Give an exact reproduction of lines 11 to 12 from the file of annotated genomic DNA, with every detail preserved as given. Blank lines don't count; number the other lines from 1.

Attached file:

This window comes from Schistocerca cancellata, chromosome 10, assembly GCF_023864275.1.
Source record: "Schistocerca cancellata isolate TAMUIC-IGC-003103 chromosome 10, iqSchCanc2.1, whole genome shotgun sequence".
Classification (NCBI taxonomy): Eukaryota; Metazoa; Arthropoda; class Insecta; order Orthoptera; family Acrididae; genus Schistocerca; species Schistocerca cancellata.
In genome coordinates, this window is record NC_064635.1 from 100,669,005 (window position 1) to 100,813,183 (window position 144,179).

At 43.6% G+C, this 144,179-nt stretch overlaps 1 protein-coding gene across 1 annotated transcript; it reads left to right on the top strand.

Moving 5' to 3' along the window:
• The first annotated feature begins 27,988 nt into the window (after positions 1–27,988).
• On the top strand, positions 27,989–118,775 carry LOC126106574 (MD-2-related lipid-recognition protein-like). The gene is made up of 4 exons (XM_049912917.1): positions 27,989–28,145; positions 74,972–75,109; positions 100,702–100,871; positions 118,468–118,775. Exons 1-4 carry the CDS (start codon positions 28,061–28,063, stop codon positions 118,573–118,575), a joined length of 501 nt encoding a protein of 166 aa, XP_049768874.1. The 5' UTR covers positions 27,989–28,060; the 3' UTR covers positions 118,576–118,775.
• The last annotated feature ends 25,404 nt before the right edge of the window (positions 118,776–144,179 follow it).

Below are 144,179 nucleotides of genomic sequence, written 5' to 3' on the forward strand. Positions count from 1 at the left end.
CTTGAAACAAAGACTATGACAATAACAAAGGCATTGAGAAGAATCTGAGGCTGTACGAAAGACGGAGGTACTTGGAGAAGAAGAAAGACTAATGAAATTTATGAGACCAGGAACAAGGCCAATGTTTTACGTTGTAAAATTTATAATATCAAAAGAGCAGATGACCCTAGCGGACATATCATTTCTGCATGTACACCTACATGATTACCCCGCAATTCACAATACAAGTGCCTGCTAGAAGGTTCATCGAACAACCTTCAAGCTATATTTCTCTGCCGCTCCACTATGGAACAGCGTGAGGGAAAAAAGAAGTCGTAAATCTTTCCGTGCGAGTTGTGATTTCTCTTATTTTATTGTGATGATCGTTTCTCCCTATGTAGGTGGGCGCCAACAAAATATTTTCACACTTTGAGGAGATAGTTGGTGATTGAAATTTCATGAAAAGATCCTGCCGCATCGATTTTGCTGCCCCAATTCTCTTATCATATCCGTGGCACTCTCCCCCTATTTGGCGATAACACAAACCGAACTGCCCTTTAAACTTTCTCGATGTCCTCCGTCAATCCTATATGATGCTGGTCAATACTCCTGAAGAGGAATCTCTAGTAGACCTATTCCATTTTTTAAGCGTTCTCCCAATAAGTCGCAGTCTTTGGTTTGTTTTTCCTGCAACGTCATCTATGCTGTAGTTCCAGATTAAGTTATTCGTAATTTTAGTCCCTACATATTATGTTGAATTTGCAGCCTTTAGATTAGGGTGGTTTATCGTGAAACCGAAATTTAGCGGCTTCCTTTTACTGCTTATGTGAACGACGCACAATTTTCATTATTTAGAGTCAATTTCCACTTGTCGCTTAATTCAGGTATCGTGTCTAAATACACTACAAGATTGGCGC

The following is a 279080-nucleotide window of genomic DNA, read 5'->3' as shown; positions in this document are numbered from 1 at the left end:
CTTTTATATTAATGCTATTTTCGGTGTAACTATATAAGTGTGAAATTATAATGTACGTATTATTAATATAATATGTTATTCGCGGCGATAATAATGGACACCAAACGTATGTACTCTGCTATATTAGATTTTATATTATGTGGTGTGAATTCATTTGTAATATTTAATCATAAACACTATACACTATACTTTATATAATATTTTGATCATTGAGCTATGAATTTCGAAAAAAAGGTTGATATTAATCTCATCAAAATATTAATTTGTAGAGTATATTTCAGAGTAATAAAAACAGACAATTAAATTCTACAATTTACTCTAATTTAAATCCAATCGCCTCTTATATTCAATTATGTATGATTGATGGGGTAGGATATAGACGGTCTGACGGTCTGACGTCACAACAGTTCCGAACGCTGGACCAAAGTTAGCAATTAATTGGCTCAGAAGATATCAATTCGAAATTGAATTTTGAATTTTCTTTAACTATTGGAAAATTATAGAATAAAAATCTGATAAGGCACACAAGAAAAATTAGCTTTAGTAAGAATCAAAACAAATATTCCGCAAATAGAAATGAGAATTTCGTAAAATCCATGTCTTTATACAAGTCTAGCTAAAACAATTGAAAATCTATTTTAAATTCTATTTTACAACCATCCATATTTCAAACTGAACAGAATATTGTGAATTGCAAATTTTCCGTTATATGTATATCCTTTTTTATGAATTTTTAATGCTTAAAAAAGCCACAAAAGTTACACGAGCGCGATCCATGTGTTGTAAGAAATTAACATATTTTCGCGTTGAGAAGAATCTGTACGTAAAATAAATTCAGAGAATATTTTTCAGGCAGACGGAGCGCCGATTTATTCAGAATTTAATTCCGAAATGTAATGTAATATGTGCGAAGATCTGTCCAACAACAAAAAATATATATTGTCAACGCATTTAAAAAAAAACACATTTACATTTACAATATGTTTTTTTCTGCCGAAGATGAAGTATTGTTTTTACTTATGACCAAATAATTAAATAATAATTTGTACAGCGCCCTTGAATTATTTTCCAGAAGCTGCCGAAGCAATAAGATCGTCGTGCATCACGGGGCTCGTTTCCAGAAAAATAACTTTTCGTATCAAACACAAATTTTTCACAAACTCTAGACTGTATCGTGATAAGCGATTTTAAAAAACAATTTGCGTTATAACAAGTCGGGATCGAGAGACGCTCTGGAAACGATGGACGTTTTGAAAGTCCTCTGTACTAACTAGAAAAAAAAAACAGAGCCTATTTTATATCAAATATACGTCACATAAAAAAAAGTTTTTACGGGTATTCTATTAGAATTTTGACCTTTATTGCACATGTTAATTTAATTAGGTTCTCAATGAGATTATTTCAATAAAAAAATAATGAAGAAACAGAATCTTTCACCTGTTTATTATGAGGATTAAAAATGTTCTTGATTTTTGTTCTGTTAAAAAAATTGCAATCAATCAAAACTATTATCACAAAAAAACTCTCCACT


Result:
CTTGAAACAAAGACTATGACAATAACAAAGGCATTGAGAAGAATCTGAGGCTGTACGAAAGACGGAGGTACTTGGAGAAGAAGAAAGACTAATGAAATTTATGAGACCAGGAACAAGGCCAATGTTTTACGTTGTAAAATTTATAATATCAAAAGAGCAGATGACCCTAGCGGACATATCATTTCTGCATGTACACCTACATGATTACCCCGCAATTCACAATACAAGTGCCTGCTAGAAGGTTCATCGAACAACCTTCAAGCTATATTTCTCTGCCGCTCCACTATGGAACAGCGTGAGGGAAAAAAGAAGTCGTAAATCTTTCCGTGCGAGTTGTGATTTCTCTTATTTTATTGTGATGATCGTTTCTCCCTATGTAGGTGGGCGCCAACAAAATATTTTCACACTTTGAGGAGATAGTTGGTGATTGAAATTTCATGAAAAGATCCTGCCGCATCGATTTTGCTGCCCCAATTCTCTTATCATATCCGTGGCACTCTCCCCCTATTTGGCGATAACACAAACCGAACTGCCCTTTAAACTTTCTCGATGTCCTCCGTCAATCCTATATGATGCTGGTCAATACTCCTGAAGAGGAATCTCTAGTAGACCTATTCCATTTTTTAAGCGTTCTCCCAATAAGTCGCAGTCTTTGGTTTGTTTTTCCTGCAACGTCATCTATGCTGTAGTTCCAGATTAAGTTATTCGTAATTTTAGTCCCTACATATTATGTTGAATTTGCAGCCTTTAGATTAGGGTGGTTTATCGTGAAACCGAAATTTAGCGGCTTCCTTTTACTGCTTATGTGAACGACGCACAATTTTCATTATTTAGAGTCAATTTCCACTTGTCGCTTAATTCAGGTATCGTGTCTAAATACACTACAAGATTGGCGC

The following is a 279080-nucleotide window of genomic DNA, read 5'->3' as shown; positions in this document are numbered from 1 at the left end: